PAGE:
The earliest mention of "pearling" under Spanish direction was found in a letter from 1509 from Nicolas de Ovando, the newly appointed governor of Hispaniola, modern day Haiti & Dominican Republic.
The first permanent pearl fishing settlement is said to have been on the on the Isle of Cubagua (Venezuela) and called Nueva Cadid. Most divers were probably Lucayan slaves brought from the Bahamas. Conditions were documented to be extremely harsh with high mortality rates. When Charles V became King of Spain in 1516, he issued declarations governing pearling operations. These were often ignored.
Modern pearls are often associated with Japan or the South seas. Until early 20th century, most marine pearls came from the Indian ocean, specifically the Persian Gulf, the Gulf of Mannar. Areas between Sri Lanka and India dominated international pearl trade yielding famous pearls belonging to Cleopatra, Julius Caesar, and Marco Polo.
You can almost make a comparison of pearl ownership with that of non-fungible tokens (NFTs). Take the famous American pearl, Pelegrina, which was presumably collected in the Gulf of Panama. Its list of owners include King Ferdinand V, Mary Tudor (as a wedding gift), it's been worn by Margarita of Spain who was the wife of Phillip III, Josephine Bonaparte. Prince Louis Napoleon of France sold it in London in the late 19th century to the Marquis of Abercorn (for his wife). In1969, it was sold to Richard Burton at an auction as a Valentine's Day gift for Elizabeth Taylor.
With demand for pearls outrunning supply, entrepreneurs introduced a new industry; the production of pearls through human intervention. Also on the market are imitation pearls like those found on the burial robe of Edward I of England, now in the collections of the Museum of London.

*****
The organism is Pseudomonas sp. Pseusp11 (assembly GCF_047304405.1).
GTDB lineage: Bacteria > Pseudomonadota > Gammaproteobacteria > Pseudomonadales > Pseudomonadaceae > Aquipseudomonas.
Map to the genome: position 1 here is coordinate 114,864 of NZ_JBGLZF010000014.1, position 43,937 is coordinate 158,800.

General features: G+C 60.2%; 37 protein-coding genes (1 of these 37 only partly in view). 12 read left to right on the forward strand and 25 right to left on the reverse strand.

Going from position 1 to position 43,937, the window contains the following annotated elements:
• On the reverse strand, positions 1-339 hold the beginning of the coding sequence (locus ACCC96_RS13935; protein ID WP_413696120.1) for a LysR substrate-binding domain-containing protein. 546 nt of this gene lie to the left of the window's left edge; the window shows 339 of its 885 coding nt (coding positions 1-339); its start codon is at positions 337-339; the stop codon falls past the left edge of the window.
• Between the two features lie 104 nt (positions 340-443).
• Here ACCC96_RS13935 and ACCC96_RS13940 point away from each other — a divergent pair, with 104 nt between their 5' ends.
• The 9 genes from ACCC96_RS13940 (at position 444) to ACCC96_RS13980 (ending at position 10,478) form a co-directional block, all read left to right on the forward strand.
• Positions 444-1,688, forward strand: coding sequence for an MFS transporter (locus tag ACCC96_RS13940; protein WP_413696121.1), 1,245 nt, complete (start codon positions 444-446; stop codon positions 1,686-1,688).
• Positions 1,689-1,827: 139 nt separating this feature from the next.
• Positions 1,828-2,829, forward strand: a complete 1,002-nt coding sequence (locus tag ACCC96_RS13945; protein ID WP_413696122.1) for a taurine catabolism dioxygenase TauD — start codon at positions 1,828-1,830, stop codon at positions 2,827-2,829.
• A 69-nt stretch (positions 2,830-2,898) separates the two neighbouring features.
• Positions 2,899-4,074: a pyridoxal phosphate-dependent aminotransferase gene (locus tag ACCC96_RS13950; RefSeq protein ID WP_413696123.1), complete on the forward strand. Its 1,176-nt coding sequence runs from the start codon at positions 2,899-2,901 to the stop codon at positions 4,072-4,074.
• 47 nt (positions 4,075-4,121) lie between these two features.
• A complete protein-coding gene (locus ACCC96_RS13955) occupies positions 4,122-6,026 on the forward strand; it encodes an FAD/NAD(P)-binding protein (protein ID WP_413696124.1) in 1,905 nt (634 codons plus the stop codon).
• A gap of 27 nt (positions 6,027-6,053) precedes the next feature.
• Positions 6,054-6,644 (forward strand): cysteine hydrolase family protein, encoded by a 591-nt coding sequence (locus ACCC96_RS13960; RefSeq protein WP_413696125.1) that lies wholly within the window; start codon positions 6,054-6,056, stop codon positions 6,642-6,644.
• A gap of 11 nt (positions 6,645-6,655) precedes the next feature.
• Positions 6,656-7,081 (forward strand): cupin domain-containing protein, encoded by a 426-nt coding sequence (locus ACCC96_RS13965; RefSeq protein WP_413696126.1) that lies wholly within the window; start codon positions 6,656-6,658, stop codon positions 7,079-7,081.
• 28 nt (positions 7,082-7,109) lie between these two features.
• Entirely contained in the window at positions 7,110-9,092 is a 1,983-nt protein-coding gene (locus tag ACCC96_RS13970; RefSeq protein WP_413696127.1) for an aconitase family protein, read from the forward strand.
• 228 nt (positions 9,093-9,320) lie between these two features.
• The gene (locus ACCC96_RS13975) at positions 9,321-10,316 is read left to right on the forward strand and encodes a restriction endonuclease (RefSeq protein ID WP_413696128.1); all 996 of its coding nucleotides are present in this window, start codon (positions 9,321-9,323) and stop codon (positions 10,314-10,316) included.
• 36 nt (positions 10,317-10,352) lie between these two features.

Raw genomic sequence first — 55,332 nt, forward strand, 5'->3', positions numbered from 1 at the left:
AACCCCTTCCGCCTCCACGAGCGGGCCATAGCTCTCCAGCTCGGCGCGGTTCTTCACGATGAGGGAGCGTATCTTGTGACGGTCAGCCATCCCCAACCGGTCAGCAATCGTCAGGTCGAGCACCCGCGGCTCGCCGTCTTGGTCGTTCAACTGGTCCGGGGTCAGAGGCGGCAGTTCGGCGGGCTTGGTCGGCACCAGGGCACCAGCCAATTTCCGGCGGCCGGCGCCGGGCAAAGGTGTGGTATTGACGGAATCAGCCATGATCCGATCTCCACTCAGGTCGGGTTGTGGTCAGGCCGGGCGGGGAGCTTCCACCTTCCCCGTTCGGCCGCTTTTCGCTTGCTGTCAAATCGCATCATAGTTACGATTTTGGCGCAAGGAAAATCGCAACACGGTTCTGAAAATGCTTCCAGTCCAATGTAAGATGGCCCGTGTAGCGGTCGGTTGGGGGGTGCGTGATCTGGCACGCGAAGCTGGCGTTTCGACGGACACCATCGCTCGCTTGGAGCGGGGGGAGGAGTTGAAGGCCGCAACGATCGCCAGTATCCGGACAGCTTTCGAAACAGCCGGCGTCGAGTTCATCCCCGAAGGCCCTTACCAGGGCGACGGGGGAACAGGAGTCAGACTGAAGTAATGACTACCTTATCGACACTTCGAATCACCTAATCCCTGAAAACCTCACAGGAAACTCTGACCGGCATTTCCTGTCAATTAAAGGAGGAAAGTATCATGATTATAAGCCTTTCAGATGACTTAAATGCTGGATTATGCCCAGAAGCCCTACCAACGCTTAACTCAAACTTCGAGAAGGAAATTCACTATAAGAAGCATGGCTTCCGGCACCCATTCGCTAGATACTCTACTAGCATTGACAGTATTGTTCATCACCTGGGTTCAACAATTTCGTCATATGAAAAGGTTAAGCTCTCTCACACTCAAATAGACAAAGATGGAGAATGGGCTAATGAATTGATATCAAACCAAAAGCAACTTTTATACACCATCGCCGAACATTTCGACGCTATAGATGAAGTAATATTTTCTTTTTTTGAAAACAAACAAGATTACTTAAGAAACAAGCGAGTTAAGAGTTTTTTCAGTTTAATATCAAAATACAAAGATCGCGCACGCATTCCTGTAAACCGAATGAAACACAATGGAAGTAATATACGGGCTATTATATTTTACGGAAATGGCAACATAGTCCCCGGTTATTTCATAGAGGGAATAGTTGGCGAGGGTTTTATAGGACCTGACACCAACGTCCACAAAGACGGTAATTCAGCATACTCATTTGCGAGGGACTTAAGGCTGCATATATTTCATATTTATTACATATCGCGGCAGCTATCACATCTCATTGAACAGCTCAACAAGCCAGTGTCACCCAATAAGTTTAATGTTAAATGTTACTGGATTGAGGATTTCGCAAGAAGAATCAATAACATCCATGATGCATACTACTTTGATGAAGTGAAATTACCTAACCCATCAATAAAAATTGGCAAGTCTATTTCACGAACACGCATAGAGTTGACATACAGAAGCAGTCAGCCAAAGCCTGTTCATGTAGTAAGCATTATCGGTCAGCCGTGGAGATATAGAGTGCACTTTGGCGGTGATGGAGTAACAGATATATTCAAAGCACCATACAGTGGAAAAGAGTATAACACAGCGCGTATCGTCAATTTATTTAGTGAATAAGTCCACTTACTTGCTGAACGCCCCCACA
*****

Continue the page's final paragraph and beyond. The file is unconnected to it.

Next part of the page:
If your heart yearns for natural pearls, your choices include abalone pearls, cave pearls, conch pearls — like those formed by the queen conch, strombus gigas — which are usually sunset, pink, or gold in color. There are also marine pearls from the silver or golden lipped pearl oyster, black lipped pearl oyster, la paz pearl oyster, koya pearl oyster, atlantic pearl oyster, ceylon pearl oyster, pipi world oyster, black winged pearl oyster, western winged pearl oyster. Fresh water pearls from the biwa pearl mussel, triangle shell pearl mussel, hybrid pearl mussel, cockscom pearl mussel, European pearl mussel, washboard pearl mussel.
If you're curious about the largest "pearl" recorded, that record goes to the Pearl of Allah.
I hope you enjoyed this post, and feel free to shop my collection of handcrafted beaded jewelry featuring Swarovski pearls. Maybe you'll find something that speaks to you like Margherite and the Three Pearls.
"After all the most gorgeous pearl is nothing but the splendid coffin of a miserable minute worm."
- Landman, Neil. Pearls: a Natural History. Harry N. Abrams, 2001.